Enterprise Linux leader Red Hat is changing its support pricing model in a way that opens the door to rival operating systems — at least in the cloud service provider market — and perhaps more broadly. One large cloud provider said the move will more than double his costs, making the Red Hat Enterprise Linux (RHEL) option as pricey as Windows.
Pricing — specifically how much to charge for supporting open source software — is a big issue for Red Hat in this webscale era where many companies demand free or near-free operating system options. It doesn’t matter much to them if the check they’re writing is for software licenses or enterprise support, they don’t want to write it, and increasingly feel they don’t have to when there are legitimate, extremely inexpensive options — including CentOS which is a free, unsupported version of Red Hat Linux.
Why buy support on a free OS?
Why buy Red Hat support when you have a talented engineer who can support CentOS in house? The question for Red Hat, then, is how to please (and keep customers) in the cloud and webscale markets. And the question for other companies that resell support for open source software, is could Red Hat’s struggles to convince webscale and cloud vendors to pay, eventually affect me?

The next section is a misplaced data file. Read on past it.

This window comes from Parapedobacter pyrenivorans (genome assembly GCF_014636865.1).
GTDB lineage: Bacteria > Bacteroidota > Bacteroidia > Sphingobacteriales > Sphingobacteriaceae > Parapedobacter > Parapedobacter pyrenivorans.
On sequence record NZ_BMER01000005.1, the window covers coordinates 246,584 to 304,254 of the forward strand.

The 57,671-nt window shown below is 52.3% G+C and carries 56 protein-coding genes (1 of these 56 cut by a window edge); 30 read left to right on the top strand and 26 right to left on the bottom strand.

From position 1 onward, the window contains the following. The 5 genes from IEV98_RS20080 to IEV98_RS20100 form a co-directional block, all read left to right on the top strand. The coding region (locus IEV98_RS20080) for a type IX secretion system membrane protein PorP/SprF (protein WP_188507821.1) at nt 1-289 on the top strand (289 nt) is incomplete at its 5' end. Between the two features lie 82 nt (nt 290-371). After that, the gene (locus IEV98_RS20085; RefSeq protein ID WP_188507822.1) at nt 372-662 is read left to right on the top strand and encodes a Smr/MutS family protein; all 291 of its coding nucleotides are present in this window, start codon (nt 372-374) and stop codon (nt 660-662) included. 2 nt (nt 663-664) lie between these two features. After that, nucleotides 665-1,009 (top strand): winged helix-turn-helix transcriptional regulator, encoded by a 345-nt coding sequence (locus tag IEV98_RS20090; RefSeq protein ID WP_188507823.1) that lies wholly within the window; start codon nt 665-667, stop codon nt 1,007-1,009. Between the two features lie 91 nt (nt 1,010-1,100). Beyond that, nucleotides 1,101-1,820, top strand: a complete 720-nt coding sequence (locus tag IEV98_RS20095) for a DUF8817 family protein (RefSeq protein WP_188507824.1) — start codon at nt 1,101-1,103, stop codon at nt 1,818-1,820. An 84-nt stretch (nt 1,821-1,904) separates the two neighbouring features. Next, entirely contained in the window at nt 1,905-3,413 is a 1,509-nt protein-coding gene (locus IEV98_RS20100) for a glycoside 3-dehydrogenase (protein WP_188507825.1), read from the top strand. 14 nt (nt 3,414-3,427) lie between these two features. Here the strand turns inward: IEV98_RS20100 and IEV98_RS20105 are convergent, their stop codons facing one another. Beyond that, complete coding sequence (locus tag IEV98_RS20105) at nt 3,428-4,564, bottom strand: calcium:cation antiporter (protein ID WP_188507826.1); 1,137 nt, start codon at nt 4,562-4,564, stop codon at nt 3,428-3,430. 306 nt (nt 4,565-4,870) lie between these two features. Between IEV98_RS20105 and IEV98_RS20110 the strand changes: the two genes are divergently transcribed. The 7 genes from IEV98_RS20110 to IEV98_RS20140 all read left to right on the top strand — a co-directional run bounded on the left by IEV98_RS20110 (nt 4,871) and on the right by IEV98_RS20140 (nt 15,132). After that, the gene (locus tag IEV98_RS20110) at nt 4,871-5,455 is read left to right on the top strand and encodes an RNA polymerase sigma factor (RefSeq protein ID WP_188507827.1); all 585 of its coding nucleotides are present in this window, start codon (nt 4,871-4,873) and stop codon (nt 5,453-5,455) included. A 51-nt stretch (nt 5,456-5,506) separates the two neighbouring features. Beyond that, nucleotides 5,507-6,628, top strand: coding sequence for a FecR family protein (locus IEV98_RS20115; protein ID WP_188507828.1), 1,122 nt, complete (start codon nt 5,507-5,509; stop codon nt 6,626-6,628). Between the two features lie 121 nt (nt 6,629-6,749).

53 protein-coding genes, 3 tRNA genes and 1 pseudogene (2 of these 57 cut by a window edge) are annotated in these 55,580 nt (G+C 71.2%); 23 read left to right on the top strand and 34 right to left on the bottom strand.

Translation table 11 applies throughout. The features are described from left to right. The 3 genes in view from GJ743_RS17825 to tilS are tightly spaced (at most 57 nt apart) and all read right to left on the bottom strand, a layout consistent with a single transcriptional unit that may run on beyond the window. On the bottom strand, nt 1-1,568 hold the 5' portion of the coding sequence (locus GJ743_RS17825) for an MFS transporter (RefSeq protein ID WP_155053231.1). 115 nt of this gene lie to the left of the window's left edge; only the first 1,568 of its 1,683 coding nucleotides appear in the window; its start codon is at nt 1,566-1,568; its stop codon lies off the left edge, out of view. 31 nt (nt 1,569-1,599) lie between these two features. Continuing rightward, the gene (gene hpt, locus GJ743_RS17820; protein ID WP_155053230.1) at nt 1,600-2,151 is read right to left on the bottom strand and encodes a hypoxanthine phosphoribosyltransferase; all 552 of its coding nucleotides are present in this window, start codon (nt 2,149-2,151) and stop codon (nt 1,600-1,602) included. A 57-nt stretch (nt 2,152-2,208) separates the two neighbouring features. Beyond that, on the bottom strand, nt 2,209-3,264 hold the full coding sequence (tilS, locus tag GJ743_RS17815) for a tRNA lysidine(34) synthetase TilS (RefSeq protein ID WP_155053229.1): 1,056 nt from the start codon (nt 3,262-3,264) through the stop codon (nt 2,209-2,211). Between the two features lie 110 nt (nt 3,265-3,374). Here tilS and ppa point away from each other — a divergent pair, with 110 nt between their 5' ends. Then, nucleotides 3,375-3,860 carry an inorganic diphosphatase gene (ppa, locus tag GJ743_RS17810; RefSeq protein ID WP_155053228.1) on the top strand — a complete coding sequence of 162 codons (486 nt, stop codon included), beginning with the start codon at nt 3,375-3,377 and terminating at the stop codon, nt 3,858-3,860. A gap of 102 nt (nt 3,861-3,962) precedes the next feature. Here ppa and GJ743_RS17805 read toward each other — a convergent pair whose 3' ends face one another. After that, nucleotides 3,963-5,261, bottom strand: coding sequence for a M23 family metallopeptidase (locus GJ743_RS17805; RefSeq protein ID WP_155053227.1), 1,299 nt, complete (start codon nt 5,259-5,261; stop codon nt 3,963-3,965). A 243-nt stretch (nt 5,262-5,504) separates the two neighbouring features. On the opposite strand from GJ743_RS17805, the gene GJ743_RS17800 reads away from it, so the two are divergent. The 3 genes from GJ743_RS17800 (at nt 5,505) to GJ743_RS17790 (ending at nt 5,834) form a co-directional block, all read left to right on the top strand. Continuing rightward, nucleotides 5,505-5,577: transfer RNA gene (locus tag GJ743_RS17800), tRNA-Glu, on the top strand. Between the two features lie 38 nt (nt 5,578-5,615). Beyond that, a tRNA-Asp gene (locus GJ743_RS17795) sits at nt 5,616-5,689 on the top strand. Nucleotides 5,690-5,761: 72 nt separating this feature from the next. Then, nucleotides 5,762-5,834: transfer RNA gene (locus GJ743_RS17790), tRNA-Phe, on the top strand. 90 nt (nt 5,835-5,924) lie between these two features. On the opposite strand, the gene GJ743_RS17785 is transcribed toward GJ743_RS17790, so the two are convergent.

At issue here is the way Red Hat has restructured what it charges service providers for support which, in my sources’ case, means paying per socket as opposed to per server, according to an executive with this provider. Existing customers can continue on their current plan for a year, but all new customers that come in above the current service provider license agreement, will be charged the new rate immediately. A second large cloud service provider confirmed the pricing changes.
The unnamed source’s options are to subsidize Red Hat Enterprise Linux for customers — which his company has been doing — or pass the price increase on to customers, which, he said will drive more of them to use CentOS, Ubuntu, or even Windows which he said is now price competitive.